Our national religion: Moral Theraputic Deism
I get frustrated with relativism. It's one of the reasons that I hate the term "Happy Holidays" around Christmastime. If someone affirms that "all religions are true and good," that person hasn't studied religion very much. There's no way that the mutually exclusive truth-claims of, for example, Christianity and Islam can be true at the same time. Either Jesus is God, or he isn't. It's like a rabbi told me in a class at Vanderbilt once: "You can't be half-pregnant."
It's in this spirit of frustration with "wishy-washiness" that Rod Dreher writes in the Dallas Morning News:
Acknowledging that people have a right to be wrong about God is a moral breakthrough for humanity, an idea that should be spread.I hope that I am not yet as frustrated as this author seems to be; but I must confess that I do harbor some anger with those who would expect me, as a person of faith, to tell someone that they have "truth" when that "truth" denies what I believe to be True.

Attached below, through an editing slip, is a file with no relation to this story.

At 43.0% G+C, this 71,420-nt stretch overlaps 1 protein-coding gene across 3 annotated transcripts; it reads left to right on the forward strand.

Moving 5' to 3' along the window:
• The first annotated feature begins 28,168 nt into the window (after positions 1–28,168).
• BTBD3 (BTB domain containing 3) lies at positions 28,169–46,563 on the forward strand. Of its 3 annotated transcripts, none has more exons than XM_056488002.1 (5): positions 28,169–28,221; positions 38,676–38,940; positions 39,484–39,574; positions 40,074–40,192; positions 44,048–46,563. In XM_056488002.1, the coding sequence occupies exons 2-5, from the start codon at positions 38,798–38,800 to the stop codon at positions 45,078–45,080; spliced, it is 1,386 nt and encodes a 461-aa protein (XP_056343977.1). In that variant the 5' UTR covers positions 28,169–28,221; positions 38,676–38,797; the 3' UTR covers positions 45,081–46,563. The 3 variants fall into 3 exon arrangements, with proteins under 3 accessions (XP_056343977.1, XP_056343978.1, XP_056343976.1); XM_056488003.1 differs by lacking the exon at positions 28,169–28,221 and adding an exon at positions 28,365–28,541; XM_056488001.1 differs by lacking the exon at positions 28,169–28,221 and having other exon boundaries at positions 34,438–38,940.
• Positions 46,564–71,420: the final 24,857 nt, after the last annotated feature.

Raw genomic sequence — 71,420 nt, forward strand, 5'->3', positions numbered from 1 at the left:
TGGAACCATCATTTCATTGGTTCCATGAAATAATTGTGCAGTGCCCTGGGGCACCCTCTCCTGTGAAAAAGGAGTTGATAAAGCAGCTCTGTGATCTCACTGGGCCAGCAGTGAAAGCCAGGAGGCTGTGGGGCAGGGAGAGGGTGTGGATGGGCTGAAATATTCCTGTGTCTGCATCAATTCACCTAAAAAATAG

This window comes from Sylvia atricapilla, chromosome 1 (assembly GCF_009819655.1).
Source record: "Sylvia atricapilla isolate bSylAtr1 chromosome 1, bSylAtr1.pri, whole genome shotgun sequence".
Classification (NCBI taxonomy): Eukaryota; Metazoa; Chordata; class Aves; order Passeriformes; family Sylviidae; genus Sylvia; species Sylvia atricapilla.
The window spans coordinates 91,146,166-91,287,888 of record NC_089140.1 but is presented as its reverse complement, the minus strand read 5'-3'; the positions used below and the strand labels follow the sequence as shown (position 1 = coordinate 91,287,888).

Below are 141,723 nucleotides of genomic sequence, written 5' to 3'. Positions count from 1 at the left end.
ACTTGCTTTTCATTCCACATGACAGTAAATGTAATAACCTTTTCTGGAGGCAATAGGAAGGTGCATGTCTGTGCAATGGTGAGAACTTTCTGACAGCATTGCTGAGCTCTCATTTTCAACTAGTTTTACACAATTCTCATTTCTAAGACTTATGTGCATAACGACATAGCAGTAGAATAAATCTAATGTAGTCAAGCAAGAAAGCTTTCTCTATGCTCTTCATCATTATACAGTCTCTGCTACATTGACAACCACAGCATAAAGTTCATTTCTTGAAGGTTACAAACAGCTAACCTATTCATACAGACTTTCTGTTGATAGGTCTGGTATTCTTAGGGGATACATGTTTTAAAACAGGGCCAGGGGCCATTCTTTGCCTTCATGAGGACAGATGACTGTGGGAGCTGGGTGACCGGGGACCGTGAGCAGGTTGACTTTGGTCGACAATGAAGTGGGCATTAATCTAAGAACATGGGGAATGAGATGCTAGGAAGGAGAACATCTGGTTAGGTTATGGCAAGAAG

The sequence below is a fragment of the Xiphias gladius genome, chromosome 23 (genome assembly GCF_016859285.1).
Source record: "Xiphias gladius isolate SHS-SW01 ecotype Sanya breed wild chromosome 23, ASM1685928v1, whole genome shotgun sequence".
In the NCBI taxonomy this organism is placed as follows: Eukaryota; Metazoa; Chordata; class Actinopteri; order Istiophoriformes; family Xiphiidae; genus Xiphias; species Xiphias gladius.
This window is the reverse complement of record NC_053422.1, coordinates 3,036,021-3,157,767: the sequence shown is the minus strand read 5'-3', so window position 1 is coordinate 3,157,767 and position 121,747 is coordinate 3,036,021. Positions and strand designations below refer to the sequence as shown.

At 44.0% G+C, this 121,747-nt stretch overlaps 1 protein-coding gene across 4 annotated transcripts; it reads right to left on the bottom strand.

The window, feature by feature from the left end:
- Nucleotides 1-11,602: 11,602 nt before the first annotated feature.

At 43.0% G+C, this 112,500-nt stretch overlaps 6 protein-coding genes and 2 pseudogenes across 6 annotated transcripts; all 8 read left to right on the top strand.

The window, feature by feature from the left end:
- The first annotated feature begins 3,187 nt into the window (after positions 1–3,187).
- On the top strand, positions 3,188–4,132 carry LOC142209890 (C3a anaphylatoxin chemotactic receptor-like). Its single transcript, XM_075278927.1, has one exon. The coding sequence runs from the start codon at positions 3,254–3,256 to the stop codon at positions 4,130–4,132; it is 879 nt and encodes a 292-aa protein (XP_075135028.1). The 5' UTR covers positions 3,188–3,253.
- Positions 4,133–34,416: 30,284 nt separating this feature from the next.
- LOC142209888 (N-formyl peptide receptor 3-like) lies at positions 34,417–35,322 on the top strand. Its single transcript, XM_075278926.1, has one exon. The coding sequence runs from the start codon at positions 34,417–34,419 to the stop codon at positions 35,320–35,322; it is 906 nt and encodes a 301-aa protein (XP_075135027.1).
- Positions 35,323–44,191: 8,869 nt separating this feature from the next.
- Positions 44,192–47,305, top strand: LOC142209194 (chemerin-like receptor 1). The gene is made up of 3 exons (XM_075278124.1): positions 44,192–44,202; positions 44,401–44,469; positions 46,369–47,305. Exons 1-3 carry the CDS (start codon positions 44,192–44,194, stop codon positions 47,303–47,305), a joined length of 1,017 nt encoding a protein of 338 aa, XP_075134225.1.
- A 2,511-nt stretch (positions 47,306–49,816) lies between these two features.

It's wrong and dangerous, though, to expect a religious believer to affirm that all beliefs about God could be equally true – which is what Benedict's critics really demand. To do so would be to empty religion of its deepest meaning – to turn it into something that's merely socially or personally useful.
That's where American religion is headed, however. Several years ago, researchers with the University of North Carolina's National Study of Youth and Religion polled American teenagers and found that faith was important to them. But it's faith not in established religion but rather in what NYSR's social scientists termed "Moralistic Therapeutic Deism."
Moralistic Therapeutic Deism, as researchers explain, teaches that a vaguely defined God exists, cares about us and wants us to be good, nice and fair. You don't need to get too involved with God, absent a problem or crisis. The point of life is to be happy and to feel good about oneself. Good people go to heaven.
Whatever that relativist mush is, it has little to do with the God of Abraham, Isaac and Jacob, or any traditional religion. Researchers concluded that either American youths don't know their traditions' teaching, or don't much care. Strikingly, they found that many teenagers interviewed had never discussed theology with an adult. The theological content of our faiths is fast eroding because of the lazy indifference of older generations to whom the traditions were delivered.
Someone, somewhere, has got to be right -- and that means that someone must be wrong.
FEELING: Ready for the weekend
LISTENING TO: Not much at all, actually